Dengue fever kills 20,000 people each year and hospitalizes 500,000 living in tropical and subtropical regions. Symptoms include fever (as the name suggests), aches, rash, and increased bleeding and bruising. The disease is transmitted by tropical mosquitoes that harbor one of four serotypes of the dengue virus. Though surviving a bout of dengue confers lifelong protection against one serotype, getting infected by subsequent serotypes can cause symptoms that are much more severe. There isn’t currently an approved treatment to treat dengue, but a new vaccine could change that.
After 20 years of development, French vaccine manufacturer Sanofi Pasteur recently announced the completion of second large-scale Phase 3 trial that took place in Latin America and the Caribbean. The trial used 20,875 children between the ages of 9 and 16 and reduced the risk of infection by roughly 60 percent, while incidence of severe disease warranting hospitalization was cut by 80 percent.
Though the results from this trial were promising, the vaccine did not show uniform efficacy against all serotypes. The vaccine was most effective with serotypes 3 and 4, with infection incidence reduced by 74.0 and 77.7 percent respectively. Serotype 1 was shown to be approximately 50% effective. The vaccine was least effective with serotype 2, as it reduced disease by only 42.3 percent. Serotype 2 is regarded as the most dangerous of the four varieties.
The first large-scale trial was completed earlier this year in Southeast Asia. The vaccine was administered to 10,000 children aged 2 to 14. Incidence of the disease was reduced by 56 percent, and the researchers will continue to monitor the test subjects to gather data regarding the drug’s long term effects. Severe disease requiring hospitalization decreased by 88.5%.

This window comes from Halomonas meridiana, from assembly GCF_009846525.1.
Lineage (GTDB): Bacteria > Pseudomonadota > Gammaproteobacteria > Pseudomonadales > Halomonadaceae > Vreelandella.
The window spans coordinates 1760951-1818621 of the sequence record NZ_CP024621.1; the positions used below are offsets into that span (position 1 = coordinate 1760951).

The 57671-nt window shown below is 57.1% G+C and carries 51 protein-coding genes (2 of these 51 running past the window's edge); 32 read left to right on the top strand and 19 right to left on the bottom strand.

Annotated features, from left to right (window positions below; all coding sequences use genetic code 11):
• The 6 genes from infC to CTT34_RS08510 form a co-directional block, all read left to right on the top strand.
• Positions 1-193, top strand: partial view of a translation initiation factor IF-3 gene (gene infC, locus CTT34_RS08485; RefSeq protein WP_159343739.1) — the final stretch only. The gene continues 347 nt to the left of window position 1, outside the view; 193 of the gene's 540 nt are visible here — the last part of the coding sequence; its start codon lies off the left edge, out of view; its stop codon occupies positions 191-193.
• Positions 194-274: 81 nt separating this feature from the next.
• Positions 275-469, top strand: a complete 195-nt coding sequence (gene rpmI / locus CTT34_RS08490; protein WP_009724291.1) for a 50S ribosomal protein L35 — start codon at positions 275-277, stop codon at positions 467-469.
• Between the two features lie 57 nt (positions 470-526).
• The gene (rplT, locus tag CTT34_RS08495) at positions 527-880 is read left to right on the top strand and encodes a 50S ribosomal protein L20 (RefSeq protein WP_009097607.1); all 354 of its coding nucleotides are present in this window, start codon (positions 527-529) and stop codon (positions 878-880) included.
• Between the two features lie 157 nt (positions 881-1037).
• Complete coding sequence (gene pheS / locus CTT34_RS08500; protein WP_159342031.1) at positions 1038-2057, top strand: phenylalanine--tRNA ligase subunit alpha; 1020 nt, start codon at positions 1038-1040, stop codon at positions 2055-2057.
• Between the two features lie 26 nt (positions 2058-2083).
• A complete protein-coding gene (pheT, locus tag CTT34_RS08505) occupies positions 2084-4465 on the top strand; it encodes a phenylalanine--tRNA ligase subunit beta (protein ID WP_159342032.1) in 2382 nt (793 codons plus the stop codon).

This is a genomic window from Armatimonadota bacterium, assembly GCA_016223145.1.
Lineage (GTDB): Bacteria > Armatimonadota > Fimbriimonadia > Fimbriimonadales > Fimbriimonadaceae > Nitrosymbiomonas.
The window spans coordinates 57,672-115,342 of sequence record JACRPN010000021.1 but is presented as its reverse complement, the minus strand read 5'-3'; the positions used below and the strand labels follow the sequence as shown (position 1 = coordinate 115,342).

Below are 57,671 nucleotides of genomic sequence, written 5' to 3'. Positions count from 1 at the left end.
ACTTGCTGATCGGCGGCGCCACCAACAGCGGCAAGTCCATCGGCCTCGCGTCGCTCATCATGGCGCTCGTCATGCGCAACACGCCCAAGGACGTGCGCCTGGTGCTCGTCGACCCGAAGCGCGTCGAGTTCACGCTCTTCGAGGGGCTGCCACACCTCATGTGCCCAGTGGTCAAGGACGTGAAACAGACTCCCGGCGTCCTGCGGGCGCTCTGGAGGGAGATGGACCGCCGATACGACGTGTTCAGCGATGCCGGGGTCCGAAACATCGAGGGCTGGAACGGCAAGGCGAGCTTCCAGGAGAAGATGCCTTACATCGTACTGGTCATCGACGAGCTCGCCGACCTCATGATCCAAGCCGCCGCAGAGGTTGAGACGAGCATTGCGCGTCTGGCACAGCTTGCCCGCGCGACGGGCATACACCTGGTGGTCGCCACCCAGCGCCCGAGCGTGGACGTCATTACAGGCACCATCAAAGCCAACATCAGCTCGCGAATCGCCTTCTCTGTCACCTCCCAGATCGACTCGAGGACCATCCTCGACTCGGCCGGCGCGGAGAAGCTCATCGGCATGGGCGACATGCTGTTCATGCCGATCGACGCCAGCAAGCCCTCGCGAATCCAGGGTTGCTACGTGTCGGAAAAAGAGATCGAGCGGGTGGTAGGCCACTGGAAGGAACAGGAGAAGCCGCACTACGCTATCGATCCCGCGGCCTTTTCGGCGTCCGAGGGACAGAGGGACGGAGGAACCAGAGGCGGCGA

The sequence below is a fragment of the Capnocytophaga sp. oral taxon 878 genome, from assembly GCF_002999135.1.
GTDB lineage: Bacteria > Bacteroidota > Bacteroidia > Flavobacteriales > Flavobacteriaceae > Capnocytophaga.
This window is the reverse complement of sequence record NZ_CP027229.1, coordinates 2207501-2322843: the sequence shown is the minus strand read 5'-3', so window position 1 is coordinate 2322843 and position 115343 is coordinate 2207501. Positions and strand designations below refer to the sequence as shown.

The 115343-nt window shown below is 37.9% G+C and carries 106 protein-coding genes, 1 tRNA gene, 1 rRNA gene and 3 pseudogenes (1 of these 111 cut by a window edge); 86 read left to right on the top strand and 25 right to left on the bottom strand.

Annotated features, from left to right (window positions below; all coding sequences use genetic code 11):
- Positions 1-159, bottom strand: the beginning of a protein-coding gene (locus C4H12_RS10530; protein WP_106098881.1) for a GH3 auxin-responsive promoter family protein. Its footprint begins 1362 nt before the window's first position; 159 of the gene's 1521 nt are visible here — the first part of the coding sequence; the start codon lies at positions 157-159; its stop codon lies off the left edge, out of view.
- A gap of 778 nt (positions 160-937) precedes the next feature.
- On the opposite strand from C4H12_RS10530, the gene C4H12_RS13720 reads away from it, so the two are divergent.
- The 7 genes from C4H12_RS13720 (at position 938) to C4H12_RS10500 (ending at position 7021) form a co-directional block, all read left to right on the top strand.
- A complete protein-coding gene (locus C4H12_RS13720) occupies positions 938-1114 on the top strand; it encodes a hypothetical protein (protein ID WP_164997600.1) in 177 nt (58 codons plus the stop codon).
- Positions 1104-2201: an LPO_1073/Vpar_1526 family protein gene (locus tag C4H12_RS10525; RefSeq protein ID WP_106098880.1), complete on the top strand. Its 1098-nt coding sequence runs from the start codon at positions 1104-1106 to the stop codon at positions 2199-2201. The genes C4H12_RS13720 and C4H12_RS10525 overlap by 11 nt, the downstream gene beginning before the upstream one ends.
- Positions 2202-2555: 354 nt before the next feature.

"For the first time ever, after 20 years of research and industrial commitment, dengue is set to become a vaccine preventable disease," Olivier Charmeil, President and CEO of Sanofi Pasteur, said in a press release. "The data generated from our comprehensive research and clinical program involving 40,000 children, adolescents and adults from 15 countries, will be submitted to the health authorities in countries where dengue is a public health priority."
The trials represent a fantastic starting point, considering this would be the first approved vaccine to prevent dengue. The researchers had hoped the vaccine would reduce incidence risk by 80 to 90 percent, but falling short of that goal—particularly with serotypes 1 and 2—could impact how it is received. They would have to weigh whether or not it would be worth it to implement the vaccine.
Sanofi is expected to begin applying for vaccine approval in early 2015. Construction has already begun on a manufacturing facility that could create 100,000 vaccines by 2016.
More details regarding Sanofi’s announcement will be made available at the annual meeting of the American Society of Tropical Medicine and Hygiene (ASTMH) in early November and will be published in a scientific journal.
[Hat tip: Andrew Pollack, New York Times]